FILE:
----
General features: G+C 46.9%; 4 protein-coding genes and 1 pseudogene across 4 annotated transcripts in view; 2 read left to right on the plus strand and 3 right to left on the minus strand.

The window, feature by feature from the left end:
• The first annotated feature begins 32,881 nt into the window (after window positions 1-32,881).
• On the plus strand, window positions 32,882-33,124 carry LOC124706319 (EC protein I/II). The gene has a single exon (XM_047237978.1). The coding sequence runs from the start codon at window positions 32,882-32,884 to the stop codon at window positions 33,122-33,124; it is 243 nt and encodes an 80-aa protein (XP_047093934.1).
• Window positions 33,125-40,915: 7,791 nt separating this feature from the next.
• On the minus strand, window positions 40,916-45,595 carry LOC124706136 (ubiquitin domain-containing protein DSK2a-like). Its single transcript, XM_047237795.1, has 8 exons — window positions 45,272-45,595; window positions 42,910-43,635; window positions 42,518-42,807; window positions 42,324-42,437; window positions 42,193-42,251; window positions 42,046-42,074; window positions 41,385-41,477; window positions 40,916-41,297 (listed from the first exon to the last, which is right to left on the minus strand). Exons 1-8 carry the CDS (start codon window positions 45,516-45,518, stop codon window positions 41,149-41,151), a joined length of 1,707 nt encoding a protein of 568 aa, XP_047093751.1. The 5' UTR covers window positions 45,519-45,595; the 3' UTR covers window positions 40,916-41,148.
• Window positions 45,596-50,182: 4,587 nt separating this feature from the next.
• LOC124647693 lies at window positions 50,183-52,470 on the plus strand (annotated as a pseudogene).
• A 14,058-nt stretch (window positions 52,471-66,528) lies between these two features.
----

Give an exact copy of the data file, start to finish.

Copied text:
General features: G+C 46.9%; 4 protein-coding genes and 1 pseudogene across 4 annotated transcripts in view; 2 read left to right on the plus strand and 3 right to left on the minus strand.

The window, feature by feature from the left end:
• The first annotated feature begins 32,881 nt into the window (after window positions 1-32,881).
• On the plus strand, window positions 32,882-33,124 carry LOC124706319 (EC protein I/II). The gene has a single exon (XM_047237978.1). The coding sequence runs from the start codon at window positions 32,882-32,884 to the stop codon at window positions 33,122-33,124; it is 243 nt and encodes an 80-aa protein (XP_047093934.1).
• Window positions 33,125-40,915: 7,791 nt separating this feature from the next.
• On the minus strand, window positions 40,916-45,595 carry LOC124706136 (ubiquitin domain-containing protein DSK2a-like). Its single transcript, XM_047237795.1, has 8 exons — window positions 45,272-45,595; window positions 42,910-43,635; window positions 42,518-42,807; window positions 42,324-42,437; window positions 42,193-42,251; window positions 42,046-42,074; window positions 41,385-41,477; window positions 40,916-41,297 (listed from the first exon to the last, which is right to left on the minus strand). Exons 1-8 carry the CDS (start codon window positions 45,516-45,518, stop codon window positions 41,149-41,151), a joined length of 1,707 nt encoding a protein of 568 aa, XP_047093751.1. The 5' UTR covers window positions 45,519-45,595; the 3' UTR covers window positions 40,916-41,148.
• Window positions 45,596-50,182: 4,587 nt separating this feature from the next.
• LOC124647693 lies at window positions 50,183-52,470 on the plus strand (annotated as a pseudogene).
• A 14,058-nt stretch (window positions 52,471-66,528) lies between these two features.